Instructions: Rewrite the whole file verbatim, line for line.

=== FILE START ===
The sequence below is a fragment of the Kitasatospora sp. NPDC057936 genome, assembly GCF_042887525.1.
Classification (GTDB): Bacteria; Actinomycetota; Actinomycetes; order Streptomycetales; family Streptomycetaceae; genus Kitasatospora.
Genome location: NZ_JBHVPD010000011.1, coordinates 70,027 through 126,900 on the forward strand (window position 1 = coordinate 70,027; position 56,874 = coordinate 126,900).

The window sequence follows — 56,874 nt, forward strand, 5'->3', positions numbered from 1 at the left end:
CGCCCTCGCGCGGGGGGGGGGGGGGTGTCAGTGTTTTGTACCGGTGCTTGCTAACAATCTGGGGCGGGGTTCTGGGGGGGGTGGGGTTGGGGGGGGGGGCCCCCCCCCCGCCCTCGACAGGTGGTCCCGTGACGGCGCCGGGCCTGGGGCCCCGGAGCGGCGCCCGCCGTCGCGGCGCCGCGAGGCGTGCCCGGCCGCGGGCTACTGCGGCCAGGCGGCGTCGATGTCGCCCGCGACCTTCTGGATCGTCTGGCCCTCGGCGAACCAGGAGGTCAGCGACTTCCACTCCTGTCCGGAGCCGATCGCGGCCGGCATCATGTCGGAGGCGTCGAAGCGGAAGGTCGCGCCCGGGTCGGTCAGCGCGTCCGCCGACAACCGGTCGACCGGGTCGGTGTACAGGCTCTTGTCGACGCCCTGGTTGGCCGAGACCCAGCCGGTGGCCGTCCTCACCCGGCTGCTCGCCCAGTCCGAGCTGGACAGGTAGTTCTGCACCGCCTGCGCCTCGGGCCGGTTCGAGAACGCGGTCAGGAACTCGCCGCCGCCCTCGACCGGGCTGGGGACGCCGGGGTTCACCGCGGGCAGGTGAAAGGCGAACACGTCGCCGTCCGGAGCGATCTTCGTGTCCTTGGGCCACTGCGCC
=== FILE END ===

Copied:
The sequence below is a fragment of the Kitasatospora sp. NPDC057936 genome, assembly GCF_042887525.1.
Classification (GTDB): Bacteria; Actinomycetota; Actinomycetes; order Streptomycetales; family Streptomycetaceae; genus Kitasatospora.
Genome location: NZ_JBHVPD010000011.1, coordinates 70,027 through 126,900 on the forward strand (window position 1 = coordinate 70,027; position 56,874 = coordinate 126,900).

The window sequence follows — 56,874 nt, forward strand, 5'->3', positions numbered from 1 at the left end:
CGCCCTCGCGCGGGGGGGGGGGGGGTGTCAGTGTTTTGTACCGGTGCTTGCTAACAATCTGGGGCGGGGTTCTGGGGGGGGTGGGGTTGGGGGGGGGGGCCCCCCCCCCGCCCTCGACAGGTGGTCCCGTGACGGCGCCGGGCCTGGGGCCCCGGAGCGGCGCCCGCCGTCGCGGCGCCGCGAGGCGTGCCCGGCCGCGGGCTACTGCGGCCAGGCGGCGTCGATGTCGCCCGCGACCTTCTGGATCGTCTGGCCCTCGGCGAACCAGGAGGTCAGCGACTTCCACTCCTGTCCGGAGCCGATCGCGGCCGGCATCATGTCGGAGGCGTCGAAGCGGAAGGTCGCGCCCGGGTCGGTCAGCGCGTCCGCCGACAACCGGTCGACCGGGTCGGTGTACAGGCTCTTGTCGACGCCCTGGTTGGCCGAGACCCAGCCGGTGGCCGTCCTCACCCGGCTGCTCGCCCAGTCCGAGCTGGACAGGTAGTTCTGCACCGCCTGCGCCTCGGGCCGGTTCGAGAACGCGGTCAGGAACTCGCCGCCGCCCTCGACCGGGCTGGGGACGCCGGGGTTCACCGCGGGCAGGTGAAAGGCGAACACGTCGCCGTCCGGAGCGATCTTCGTGTCCTTGGGCCACTGCGCC